Today I tackled the 4 year old Compaq Presario SR1300NX that is my wife’s desktop computer and performed some pretty significant surgery/upgrades on it.

At the time I bought the system for her it was very fast with an AMD Athlon XP 3200+ processor (2.2GHZ) and 256MB of RAM.  Throughout the years it got a new 8X AGP video card, a bump in the memory to 1.5GB and a new 60GB hard drive.

This year when I put Windows 7 Release Candidate on it it got a new lease on life and my wife was quite enjoying using Windows 7 on both her desktop and the laptop.

Earlier this week I upgraded my desktop’s processor to the AMD Athlon X2 5400+ (dual core 2.8GHZ processor) I ended up with my old AMD Athlon X2 4400+ (dual core 2.3GHZ processor) as a spare so I went in search of a motherboard upgrade for her PC that would use it.

I visited one of my favorite retail places, the CompUSA store here in Jacksonville, and came across the MSI K9N6PGM2-V.  This board fit the bill because it would take my old processor and yet have plenty of expansion/upgrade possibilities in the future.

This Micro-ATX board fit perfectly in the Presario’s case (it was actually slightly smaller than the old board) and all I had to do was replace the back panel cut out that came with the board.

Another part of the upgrade was a new power supply – the Presario only had a 250W one so I grabbed a $20 400W PSU and it slid right into the case without any problems at all. I wanted to make sure I had enough power for the new board, CPU and a future PCI-Express video card upgrade.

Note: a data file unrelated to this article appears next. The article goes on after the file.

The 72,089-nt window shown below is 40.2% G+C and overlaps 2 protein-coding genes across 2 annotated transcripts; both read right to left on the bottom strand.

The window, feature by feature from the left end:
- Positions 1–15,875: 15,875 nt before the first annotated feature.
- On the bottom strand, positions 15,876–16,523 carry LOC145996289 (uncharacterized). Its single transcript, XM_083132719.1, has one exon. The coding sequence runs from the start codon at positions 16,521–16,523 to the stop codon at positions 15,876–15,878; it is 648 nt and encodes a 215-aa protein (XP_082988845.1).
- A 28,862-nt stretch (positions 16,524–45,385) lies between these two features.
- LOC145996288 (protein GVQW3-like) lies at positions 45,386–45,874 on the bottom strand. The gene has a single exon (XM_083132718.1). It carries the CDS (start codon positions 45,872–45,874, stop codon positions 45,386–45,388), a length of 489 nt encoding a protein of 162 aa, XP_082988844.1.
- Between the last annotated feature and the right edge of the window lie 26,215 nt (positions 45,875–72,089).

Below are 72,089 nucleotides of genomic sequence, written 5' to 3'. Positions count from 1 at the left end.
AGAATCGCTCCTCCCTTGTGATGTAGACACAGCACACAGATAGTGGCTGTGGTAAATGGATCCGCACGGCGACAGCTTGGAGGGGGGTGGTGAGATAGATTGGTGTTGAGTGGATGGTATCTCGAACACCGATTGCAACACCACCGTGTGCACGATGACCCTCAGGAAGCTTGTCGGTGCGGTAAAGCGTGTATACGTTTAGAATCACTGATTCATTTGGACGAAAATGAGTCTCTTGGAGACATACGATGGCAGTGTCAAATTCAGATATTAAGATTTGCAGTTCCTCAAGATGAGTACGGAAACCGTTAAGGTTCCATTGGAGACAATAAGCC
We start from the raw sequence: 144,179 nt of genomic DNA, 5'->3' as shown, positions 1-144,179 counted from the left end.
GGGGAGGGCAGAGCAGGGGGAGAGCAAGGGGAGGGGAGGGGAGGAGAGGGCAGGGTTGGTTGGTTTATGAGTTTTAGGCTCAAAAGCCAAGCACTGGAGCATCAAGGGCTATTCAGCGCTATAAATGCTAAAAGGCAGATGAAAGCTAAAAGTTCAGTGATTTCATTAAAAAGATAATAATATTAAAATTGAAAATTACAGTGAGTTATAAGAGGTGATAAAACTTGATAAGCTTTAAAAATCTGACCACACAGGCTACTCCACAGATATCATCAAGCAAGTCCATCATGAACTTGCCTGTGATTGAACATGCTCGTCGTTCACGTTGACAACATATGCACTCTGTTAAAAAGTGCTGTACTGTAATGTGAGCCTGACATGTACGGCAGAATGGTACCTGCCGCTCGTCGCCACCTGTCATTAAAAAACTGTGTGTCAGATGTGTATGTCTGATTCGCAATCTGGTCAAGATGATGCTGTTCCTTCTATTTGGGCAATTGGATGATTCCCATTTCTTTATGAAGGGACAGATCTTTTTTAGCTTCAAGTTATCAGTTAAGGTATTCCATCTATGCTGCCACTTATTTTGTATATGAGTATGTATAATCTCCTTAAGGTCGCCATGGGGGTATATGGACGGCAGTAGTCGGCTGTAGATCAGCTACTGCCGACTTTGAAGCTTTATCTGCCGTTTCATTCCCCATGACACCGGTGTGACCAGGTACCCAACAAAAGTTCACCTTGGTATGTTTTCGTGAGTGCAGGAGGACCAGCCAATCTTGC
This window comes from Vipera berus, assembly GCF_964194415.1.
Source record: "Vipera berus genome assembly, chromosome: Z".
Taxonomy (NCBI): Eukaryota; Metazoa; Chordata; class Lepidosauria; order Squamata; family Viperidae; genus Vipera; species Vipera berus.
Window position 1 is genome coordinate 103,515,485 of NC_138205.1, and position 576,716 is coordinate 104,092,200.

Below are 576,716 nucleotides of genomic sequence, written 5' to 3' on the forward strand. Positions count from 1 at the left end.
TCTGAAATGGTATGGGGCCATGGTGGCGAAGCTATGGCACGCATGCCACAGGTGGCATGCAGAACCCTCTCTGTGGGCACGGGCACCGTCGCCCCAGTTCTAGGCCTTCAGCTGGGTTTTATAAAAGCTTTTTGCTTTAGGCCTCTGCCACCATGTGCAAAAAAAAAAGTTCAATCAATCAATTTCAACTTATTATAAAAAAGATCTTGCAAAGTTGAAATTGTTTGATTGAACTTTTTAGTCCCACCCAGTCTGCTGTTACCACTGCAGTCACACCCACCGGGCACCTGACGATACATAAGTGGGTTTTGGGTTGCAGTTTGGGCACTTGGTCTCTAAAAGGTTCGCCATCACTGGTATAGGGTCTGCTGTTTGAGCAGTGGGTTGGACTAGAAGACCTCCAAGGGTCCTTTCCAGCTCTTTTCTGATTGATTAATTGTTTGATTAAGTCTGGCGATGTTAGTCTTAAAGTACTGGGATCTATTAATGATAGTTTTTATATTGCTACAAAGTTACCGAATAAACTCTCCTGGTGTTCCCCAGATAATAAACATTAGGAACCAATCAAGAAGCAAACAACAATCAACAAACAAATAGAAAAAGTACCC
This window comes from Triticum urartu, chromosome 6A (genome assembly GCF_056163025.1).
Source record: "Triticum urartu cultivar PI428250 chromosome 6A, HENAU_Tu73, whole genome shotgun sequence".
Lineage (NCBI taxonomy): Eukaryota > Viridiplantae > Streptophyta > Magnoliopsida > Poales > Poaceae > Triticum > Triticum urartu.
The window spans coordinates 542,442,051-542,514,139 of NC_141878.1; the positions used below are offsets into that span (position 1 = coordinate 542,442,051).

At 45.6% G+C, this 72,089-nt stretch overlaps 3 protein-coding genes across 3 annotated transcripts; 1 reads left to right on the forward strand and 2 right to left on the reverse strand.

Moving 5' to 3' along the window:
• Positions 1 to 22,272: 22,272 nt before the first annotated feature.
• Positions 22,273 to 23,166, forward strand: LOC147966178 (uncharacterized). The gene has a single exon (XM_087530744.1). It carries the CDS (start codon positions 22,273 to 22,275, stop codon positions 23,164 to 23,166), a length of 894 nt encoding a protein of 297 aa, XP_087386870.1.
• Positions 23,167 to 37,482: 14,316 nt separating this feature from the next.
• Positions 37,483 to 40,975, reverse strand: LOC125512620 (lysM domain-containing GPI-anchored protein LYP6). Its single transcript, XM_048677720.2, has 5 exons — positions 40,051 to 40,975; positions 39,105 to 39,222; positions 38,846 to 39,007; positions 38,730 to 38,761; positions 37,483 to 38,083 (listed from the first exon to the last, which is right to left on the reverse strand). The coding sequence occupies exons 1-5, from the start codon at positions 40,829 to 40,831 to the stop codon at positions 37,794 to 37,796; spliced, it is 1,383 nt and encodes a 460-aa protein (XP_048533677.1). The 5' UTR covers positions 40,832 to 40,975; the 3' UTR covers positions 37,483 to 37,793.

Next step was reconnecting all the front panel connectors.  This board does not have 1394 so I had to leave that unplugged but otherwise the front side USB ports and card reader plugged into the USB ports on the motherboard.  The power and LED cable had its own spot as well – with that all the wires were hooked up.

I then slid in the two new Corsair Dual Channel DDR2 800MHZ memory chips, hooked up the CD-ROM and hard drive to the IDE connector and then moved on to installing the processor.

First thing I did was to clean up the thermal compound from the processor and heat sink/fan.  It was very easy and I simply used a micro fiber cloth to do it.  I then applied a small amount of thermal gel to the center of the processor which was already in its slot on the motherboard and placed the heat sink/fan on top – gave a slight twist to spread the thermal compound around and then locked it in place.

Now that everything was back together it was time to close the case up and apply power to this new machine. After getting all the wires, cables and various things hooked up at the back I tentatively hit the power button and it whirred to life – very quietly in fact.

Now the hard drive that went back in this case was the exact same one that came out and had Windows 7 Ultimate RC on it.  For whatever reason though the system would not boot up.  My guess is that it was the video card difference (ATI vs NVIDIA onboard) as well as the motherboard/chipset change.  The system would not even fire up in safe mode. So I did what I should have done in the first place – a fresh install of Windows 7 Ultimate. That went without a hitch and within a couple of hours I had all of her applications back online, files restored and she was back in business.

Now her system moves along with speed although the graphics are still a bottle neck – but that is something for a future upgrade!  She was not overly impressed but that is not an abnormal reaction from my wife when it relates to technology so I am OK with that – I know it is a screaming system compared to that poor old Presario SR1300NX that was in it. 

Yes the case may still say SR1300NX but it is all “PC”!


So now we have to decide what to call it – any ideas? There is a set of “I’m A PC” stickers in it for the best name suggested in the comments.